Haiku-bombing in chalk is about observation, non-permanence and quietly unsettling our usual relationship with place, and perhaps with each other. Of course it's also about getting a bit of a street-art adrenaline rush.
Haiku-bombing is partly inspired by the famous graffito tag eternity that was written in chalk on Melbourne's footpaths in the 1930s, and then later in the streets of Sydney.
Step 1: Observe
Also think about places where you can take a good photo, and where you can get a camera angle that will allow you to read the whole haiku in one shot.
Step 2: Write
The usual English language form is as follows:
- Use three (or less) lines of 17 syllables (or less) - usually 5/7/5
- Use a word associated with a season (kigo)
- Use a cut (kireji) to contrast or compare two events, ideas, situations or images
- Show, don't tell
Step 3: Prepare Your Kit
Look official in a non-specific way by wearing hi-vis vests and carrying your haikus on a clip board.
Buy non-permanent line marking chalk in an aerosol can from your local hardware store. This is sometimes called landscape chalk.
Bicycles are the perfect mode of transport for multiple haiku-bombings, you can also use your bike to conceal what you're doing a little.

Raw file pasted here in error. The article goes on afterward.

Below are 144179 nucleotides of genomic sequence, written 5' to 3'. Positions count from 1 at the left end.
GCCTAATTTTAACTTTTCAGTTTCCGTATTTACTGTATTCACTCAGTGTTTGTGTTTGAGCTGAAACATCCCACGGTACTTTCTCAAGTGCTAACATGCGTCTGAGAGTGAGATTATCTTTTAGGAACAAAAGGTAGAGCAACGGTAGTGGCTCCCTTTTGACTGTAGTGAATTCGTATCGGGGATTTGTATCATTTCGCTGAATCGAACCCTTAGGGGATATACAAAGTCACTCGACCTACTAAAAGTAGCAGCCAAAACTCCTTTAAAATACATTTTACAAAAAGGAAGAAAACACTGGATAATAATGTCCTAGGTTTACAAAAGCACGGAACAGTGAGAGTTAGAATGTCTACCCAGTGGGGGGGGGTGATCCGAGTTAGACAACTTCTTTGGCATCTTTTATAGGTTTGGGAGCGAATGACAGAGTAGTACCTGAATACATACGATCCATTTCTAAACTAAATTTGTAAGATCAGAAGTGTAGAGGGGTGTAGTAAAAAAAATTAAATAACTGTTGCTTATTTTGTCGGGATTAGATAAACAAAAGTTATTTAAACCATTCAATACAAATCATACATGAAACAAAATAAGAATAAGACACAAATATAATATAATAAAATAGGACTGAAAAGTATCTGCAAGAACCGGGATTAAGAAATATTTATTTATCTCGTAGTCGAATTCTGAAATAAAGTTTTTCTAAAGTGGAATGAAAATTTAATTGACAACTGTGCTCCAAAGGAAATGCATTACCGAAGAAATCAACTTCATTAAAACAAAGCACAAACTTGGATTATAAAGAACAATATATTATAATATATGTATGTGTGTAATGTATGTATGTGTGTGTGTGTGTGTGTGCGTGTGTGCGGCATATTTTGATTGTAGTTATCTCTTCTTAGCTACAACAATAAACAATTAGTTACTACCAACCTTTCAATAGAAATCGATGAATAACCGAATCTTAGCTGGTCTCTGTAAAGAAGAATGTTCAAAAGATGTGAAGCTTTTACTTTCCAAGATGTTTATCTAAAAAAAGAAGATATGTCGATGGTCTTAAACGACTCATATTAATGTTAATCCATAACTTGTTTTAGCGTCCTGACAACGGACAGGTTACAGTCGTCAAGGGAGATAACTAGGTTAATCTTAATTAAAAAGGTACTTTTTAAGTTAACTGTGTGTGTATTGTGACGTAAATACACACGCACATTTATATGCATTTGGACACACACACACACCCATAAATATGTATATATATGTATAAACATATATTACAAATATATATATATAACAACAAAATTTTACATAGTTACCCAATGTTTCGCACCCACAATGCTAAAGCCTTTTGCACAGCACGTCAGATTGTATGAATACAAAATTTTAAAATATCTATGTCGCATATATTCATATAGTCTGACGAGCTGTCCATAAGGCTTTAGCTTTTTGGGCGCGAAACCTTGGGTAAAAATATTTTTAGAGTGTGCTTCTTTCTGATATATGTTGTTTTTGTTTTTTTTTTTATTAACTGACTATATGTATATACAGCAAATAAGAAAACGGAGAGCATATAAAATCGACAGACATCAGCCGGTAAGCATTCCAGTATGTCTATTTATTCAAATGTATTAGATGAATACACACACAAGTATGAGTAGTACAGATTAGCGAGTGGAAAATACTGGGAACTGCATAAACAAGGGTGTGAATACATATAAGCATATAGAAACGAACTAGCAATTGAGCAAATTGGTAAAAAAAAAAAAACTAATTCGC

Step 4: Haiku-bomb
- Consider camera angle and whether the text will be legible before you start writing
- Avoid private property, especially if it looks well loved
- Use bigger letters on the lines furthest away from the camera if writing on a horizontal surface
- Indent lines if you cannot fit the whole line of the haiku in the space available
- Leave plenty of space between lines on horizontal surfaces
- Use capital letters and avoid cursive writing or decorative details, the contrast between the simple, direct graffito style and the transient & poetic qualities of the material and content is part of what makes haiku bombing interesting (IMHO).
Step 5: Shoot & Leg It
Skedaddle. While writing in chalk in public places is hardly hardcore criminal behaviour, you could get done for criminal mischief.